There are plenty of authentic Indigenous experiences around Alberta. There are restaurants, tour companies, accommodation providers as well as cultural centers. There are plenty of ways to learn about Indigenous culture, through a mixture of listening, watching, and participating. Because I often travel with my kids, the more hands-on the better. They love jumping right in, whether it is falling a tour guide into the forest, watching and then participating in a smudging session or enjoying a presentation. On our trip to Alberta, we experienced all of these.
Below I have put together our Itineray to give you an idea of what we experienced and how. You can take this itinerary and easily replicate it, or work these experiences into any upcoming travels in Alberta. Some of these experiences are seasonal (such as camping at Metis Crossing) but others run all year. Check with the tour providers as they are small local businesses. That will give you the most up to date information.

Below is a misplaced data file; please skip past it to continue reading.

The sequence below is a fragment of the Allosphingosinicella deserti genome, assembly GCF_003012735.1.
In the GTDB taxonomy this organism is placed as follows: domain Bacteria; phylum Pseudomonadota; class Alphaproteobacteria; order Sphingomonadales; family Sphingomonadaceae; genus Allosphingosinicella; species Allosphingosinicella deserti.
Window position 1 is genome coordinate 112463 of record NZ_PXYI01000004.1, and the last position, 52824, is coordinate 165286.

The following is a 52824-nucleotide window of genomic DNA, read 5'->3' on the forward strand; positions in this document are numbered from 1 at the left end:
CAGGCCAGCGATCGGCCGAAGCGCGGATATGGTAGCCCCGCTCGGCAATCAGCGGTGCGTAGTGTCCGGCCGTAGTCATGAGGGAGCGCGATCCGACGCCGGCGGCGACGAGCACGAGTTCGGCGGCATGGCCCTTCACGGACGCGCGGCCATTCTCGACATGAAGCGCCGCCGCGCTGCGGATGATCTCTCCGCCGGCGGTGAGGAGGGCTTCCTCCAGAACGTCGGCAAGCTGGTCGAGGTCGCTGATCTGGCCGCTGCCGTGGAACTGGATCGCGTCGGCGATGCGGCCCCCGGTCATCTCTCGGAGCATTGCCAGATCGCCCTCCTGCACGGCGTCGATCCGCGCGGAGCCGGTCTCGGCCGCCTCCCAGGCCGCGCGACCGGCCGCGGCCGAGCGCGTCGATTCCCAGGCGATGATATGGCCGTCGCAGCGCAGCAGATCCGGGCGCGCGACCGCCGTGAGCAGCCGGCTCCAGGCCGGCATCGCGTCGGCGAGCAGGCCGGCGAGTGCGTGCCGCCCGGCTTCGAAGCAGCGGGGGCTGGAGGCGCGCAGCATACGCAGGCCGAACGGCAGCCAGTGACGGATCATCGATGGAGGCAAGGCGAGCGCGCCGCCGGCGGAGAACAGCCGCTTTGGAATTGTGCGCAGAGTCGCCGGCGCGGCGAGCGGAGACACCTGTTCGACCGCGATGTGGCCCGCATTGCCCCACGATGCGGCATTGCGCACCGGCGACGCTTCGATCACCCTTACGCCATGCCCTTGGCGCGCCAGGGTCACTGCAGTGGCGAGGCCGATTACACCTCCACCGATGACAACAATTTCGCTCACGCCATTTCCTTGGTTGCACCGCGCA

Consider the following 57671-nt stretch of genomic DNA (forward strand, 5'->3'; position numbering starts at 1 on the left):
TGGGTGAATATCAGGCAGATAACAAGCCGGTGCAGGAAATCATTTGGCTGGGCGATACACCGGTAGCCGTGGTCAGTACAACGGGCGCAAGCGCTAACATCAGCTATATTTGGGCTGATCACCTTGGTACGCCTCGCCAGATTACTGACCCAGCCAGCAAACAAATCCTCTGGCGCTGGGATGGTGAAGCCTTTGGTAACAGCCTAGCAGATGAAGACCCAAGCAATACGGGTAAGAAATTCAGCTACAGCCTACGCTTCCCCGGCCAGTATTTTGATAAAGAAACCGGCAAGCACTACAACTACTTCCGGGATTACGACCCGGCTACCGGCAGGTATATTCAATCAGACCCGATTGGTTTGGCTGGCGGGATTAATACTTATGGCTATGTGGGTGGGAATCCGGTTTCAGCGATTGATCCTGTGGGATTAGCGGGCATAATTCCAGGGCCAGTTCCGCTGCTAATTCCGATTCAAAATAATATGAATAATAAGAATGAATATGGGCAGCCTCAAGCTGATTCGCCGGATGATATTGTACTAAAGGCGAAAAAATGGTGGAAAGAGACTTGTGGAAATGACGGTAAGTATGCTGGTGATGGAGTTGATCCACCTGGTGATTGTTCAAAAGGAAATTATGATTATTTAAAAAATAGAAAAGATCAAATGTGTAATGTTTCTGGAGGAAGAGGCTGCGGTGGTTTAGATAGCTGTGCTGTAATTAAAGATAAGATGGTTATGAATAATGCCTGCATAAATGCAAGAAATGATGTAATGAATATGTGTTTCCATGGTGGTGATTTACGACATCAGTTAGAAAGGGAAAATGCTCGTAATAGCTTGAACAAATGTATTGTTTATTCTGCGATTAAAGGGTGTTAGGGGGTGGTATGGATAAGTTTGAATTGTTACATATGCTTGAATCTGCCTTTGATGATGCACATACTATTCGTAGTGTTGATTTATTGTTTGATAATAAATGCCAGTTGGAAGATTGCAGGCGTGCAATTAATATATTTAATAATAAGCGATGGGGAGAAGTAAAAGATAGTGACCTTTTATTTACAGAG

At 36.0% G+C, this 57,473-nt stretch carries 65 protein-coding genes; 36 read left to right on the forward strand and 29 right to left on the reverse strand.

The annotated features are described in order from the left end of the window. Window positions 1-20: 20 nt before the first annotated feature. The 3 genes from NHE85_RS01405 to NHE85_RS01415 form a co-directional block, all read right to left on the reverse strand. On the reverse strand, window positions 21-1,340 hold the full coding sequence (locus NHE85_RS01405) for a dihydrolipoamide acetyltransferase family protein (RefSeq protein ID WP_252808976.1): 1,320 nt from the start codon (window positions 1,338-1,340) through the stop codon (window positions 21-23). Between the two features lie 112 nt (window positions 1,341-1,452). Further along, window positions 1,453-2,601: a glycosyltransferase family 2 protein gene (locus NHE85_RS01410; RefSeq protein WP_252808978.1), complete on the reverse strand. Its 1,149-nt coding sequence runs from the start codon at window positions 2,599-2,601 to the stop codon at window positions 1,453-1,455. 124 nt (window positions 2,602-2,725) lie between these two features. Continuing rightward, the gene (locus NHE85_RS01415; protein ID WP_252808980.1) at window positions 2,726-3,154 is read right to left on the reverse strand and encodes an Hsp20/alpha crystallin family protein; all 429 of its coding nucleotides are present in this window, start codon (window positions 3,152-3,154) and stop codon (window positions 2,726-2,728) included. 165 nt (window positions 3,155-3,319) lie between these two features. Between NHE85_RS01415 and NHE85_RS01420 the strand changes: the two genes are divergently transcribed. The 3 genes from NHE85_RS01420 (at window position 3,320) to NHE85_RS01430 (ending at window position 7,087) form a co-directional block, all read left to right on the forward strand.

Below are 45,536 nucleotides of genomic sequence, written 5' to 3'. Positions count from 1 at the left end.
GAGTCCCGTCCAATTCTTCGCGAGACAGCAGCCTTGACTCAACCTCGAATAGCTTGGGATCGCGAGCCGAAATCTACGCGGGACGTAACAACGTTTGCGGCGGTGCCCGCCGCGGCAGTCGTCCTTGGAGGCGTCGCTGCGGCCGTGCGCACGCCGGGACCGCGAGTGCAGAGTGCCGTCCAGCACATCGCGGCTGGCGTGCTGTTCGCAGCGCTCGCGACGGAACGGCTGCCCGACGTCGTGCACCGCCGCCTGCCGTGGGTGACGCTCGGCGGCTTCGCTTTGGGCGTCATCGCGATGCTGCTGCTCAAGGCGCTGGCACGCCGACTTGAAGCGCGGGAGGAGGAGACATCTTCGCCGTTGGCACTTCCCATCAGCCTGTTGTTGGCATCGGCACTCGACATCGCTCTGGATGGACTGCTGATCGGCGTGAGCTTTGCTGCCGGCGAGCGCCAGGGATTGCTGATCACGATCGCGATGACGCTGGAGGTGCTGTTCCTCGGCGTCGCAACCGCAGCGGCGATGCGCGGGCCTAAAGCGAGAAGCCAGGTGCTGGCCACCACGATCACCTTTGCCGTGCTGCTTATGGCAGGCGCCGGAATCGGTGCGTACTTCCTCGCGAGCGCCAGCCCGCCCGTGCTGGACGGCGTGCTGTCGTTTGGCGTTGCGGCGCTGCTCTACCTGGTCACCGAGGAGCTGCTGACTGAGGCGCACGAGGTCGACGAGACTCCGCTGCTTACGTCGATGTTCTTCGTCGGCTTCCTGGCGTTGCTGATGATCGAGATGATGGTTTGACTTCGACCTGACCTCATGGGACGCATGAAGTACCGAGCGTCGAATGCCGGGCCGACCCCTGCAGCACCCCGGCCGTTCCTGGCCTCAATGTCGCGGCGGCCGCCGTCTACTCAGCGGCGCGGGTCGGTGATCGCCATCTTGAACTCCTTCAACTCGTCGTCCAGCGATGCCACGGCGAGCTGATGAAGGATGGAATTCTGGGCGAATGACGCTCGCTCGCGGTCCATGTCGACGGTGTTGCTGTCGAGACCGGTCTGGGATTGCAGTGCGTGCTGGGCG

Day 1 Métis Crossing Cultural Centre: Arrows, Bison, Camping and More!
Métis Crossing is the first cultural interpretive centre in Alberta that is dedicated to sharing Metis culture. Metis Crossing was our first stop after we landed in Edmonton. We drove about 90 minutes from the airport. It was a pretty easy drive with little traffice. Métis Crossing offers guided cultural interpretive experiences, sharing the distinct Indigenous story of the Métis people in an interactive way. Mattias and I were invited to participate in their Walk in our Mocs experience, where our guide, Mackye took us down onto one of the river lots and showed us some of the ways the plants in the area were used as rope (Did you know stinging nettle stalks could be braided into strong ropes?), as well as plants that needed to be avoided and how to determine how fresh bear poop on the trail might be!
The rest of our Indigenous experience was learning the basics of bowhunting, how to ethically hunt (the best way to kill a buffalo would be a double lung shot) and we had a lot of fun trying to hit the targets.